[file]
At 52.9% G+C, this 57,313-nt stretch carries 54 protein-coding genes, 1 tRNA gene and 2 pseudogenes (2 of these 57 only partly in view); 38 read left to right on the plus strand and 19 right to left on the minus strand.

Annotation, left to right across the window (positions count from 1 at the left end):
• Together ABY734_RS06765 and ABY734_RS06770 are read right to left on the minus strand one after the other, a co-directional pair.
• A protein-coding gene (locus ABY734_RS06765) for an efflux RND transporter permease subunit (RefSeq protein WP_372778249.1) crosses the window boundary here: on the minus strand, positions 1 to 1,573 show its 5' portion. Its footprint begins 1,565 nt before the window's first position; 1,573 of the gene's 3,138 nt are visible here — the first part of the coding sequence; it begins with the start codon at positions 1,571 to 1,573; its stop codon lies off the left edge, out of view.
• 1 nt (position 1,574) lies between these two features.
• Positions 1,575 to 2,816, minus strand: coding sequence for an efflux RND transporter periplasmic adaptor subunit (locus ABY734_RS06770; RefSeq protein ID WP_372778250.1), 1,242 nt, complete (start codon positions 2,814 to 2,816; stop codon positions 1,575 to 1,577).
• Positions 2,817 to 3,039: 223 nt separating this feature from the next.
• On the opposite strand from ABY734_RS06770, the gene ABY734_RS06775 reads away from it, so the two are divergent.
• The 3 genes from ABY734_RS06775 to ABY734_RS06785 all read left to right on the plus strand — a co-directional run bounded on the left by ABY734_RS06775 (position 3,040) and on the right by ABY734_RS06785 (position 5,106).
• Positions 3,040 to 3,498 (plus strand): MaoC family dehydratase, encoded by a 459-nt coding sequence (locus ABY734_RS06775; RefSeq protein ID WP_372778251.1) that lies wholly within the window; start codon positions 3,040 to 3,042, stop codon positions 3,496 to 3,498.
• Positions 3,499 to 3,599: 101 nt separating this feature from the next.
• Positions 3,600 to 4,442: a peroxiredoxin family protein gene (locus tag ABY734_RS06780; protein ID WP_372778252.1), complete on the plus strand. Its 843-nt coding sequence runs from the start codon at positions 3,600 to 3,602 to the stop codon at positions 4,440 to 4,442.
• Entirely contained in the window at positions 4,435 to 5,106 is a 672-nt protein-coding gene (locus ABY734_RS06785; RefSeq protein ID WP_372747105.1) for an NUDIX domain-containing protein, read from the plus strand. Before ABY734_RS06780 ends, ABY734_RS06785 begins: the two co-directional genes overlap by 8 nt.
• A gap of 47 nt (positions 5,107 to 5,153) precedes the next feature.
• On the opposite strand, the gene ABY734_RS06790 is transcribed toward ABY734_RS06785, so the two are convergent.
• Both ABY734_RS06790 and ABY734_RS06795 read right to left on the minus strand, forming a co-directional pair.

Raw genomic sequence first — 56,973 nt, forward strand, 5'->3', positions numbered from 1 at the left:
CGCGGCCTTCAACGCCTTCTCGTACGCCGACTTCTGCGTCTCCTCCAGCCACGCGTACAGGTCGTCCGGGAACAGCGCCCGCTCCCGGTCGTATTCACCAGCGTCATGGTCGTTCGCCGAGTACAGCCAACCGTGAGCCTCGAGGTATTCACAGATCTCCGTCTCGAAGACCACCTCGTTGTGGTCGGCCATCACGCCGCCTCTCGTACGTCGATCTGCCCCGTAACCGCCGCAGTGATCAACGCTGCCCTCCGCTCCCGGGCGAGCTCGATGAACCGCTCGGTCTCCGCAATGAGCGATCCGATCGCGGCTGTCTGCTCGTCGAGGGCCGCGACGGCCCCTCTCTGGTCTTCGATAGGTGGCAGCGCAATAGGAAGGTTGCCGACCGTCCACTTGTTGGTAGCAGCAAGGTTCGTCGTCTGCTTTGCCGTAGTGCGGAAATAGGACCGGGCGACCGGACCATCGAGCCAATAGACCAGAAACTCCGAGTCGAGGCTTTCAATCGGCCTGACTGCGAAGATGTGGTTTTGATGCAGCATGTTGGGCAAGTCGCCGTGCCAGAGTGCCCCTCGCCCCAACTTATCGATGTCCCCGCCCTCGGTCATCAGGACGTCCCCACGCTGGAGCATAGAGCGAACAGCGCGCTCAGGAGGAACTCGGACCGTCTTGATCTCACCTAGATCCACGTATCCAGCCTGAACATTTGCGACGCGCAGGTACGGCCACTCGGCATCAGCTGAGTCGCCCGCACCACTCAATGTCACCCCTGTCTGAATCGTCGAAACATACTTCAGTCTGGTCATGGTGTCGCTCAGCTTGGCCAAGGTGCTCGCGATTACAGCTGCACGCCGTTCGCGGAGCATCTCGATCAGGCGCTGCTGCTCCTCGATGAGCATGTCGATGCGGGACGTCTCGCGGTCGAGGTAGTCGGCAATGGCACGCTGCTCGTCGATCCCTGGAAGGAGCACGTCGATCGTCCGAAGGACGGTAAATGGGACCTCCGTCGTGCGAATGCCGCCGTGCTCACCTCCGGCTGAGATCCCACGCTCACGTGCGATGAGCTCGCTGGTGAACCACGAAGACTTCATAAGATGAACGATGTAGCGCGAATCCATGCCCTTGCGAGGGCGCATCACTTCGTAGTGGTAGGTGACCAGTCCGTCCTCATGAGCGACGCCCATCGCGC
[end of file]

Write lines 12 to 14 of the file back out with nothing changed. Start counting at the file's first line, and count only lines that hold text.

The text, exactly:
• Positions 3,600 to 4,442: a peroxiredoxin family protein gene (locus tag ABY734_RS06780; protein ID WP_372778252.1), complete on the plus strand. Its 843-nt coding sequence runs from the start codon at positions 3,600 to 3,602 to the stop codon at positions 4,440 to 4,442.
• Entirely contained in the window at positions 4,435 to 5,106 is a 672-nt protein-coding gene (locus ABY734_RS06785; RefSeq protein ID WP_372747105.1) for an NUDIX domain-containing protein, read from the plus strand. Before ABY734_RS06780 ends, ABY734_RS06785 begins: the two co-directional genes overlap by 8 nt.
• A gap of 47 nt (positions 5,107 to 5,153) precedes the next feature.